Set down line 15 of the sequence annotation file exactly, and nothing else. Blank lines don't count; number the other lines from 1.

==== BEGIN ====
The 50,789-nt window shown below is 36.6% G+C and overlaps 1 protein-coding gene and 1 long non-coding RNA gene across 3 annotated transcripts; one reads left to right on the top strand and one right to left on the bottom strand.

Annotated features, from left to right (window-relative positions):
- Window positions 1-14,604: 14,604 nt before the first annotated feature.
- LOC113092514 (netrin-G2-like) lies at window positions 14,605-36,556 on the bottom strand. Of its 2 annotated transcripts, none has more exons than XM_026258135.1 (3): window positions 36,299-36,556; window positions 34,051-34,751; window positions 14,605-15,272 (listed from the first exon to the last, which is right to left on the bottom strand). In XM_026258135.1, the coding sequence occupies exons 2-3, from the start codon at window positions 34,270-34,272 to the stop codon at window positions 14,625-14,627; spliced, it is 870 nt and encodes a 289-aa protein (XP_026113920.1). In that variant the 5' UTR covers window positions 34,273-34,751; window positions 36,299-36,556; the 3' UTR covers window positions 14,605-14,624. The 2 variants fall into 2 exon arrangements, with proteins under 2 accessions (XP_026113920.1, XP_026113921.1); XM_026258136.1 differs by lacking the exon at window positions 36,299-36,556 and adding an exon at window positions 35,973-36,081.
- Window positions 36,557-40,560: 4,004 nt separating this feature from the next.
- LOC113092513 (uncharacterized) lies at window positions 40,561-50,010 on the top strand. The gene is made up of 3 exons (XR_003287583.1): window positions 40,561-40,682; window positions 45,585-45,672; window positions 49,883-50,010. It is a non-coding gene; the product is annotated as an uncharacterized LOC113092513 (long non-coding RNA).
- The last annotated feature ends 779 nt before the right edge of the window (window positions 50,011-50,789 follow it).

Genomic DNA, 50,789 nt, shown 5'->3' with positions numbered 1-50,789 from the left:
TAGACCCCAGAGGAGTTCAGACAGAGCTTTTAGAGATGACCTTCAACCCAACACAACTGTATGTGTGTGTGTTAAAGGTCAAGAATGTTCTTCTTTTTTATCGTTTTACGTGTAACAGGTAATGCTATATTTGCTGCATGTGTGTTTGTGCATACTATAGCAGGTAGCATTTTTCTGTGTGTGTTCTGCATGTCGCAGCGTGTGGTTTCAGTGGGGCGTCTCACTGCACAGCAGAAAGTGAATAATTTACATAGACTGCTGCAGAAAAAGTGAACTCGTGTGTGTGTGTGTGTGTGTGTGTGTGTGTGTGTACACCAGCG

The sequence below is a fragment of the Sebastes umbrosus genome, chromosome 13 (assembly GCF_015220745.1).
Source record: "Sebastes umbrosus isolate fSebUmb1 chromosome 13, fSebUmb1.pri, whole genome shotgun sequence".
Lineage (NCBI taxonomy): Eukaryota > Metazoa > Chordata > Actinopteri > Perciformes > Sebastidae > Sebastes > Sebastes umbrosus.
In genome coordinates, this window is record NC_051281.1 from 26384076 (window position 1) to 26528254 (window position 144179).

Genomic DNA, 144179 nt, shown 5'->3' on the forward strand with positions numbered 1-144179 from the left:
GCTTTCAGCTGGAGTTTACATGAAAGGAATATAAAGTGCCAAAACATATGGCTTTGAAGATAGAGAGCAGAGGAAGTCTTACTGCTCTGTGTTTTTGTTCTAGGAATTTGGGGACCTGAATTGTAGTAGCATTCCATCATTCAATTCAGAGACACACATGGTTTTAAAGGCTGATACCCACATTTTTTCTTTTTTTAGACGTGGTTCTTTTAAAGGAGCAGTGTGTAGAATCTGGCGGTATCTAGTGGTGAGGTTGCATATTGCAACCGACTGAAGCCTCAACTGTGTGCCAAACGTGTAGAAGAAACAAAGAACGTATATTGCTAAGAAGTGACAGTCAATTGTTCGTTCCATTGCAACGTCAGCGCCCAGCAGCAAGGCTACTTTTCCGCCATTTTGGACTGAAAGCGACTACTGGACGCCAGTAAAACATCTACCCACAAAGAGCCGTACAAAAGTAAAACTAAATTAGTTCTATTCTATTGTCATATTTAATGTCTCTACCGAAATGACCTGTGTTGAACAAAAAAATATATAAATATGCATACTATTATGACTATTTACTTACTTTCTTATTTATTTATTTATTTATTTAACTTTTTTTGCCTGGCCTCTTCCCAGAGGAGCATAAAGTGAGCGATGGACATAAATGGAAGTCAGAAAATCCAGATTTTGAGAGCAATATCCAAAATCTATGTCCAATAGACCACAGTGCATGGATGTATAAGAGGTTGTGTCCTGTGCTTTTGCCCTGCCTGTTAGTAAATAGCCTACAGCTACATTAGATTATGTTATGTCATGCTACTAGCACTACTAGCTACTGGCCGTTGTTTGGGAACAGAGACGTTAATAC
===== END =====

GCTTTCAGCTGGAGTTTACATGAAAGGAATATAAAGTGCCAAAACATATGGCTTTGAAGATAGAGAGCAGAGGAAGTCTTACTGCTCTGTGTTTTTGTTCTAGGAATTTGGGGACCTGAATTGTAGTAGCATTCCATCATTCAATTCAGAGACACACATGGTTTTAAAGGCTGATACCCACATTTTTTCTTTTTTTAGACGTGGTTCTTTTAAAGGAGCAGTGTGTAGAATCTGGCGGTATCTAGTGGTGAGGTTGCATATTGCAACCGACTGAAGCCTCAACTGTGTGCCAAACGTGTAGAAGAAACAAAGAACGTATATTGCTAAGAAGTGACAGTCAATTGTTCGTTCCATTGCAACGTCAGCGCCCAGCAGCAAGGCTACTTTTCCGCCATTTTGGACTGAAAGCGACTACTGGACGCCAGTAAAACATCTACCCACAAAGAGCCGTACAAAAGTAAAACTAAATTAGTTCTATTCTATTGTCATATTTAATGTCTCTACCGAAATGACCTGTGTTGAACAAAAAAATATATAAATATGCATACTATTATGACTATTTACTTACTTTCTTATTTATTTATTTATTTATTTAACTTTTTTTGCCTGGCCTCTTCCCAGAGGAGCATAAAGTGAGCGATGGACATAAATGGAAGTCAGAAAATCCAGATTTTGAGAGCAATATCCAAAATCTATGTCCAATAGACCACAGTGCATGGATGTATAAGAGGTTGTGTCCTGTGCTTTTGCCCTGCCTGTTAGTAAATAGCCTACAGCTACATTAGATTATGTTATGTCATGCTACTAGCACTACTAGCTACTGGCCGTTGTTTGGGAACAGAGACGTTAATAC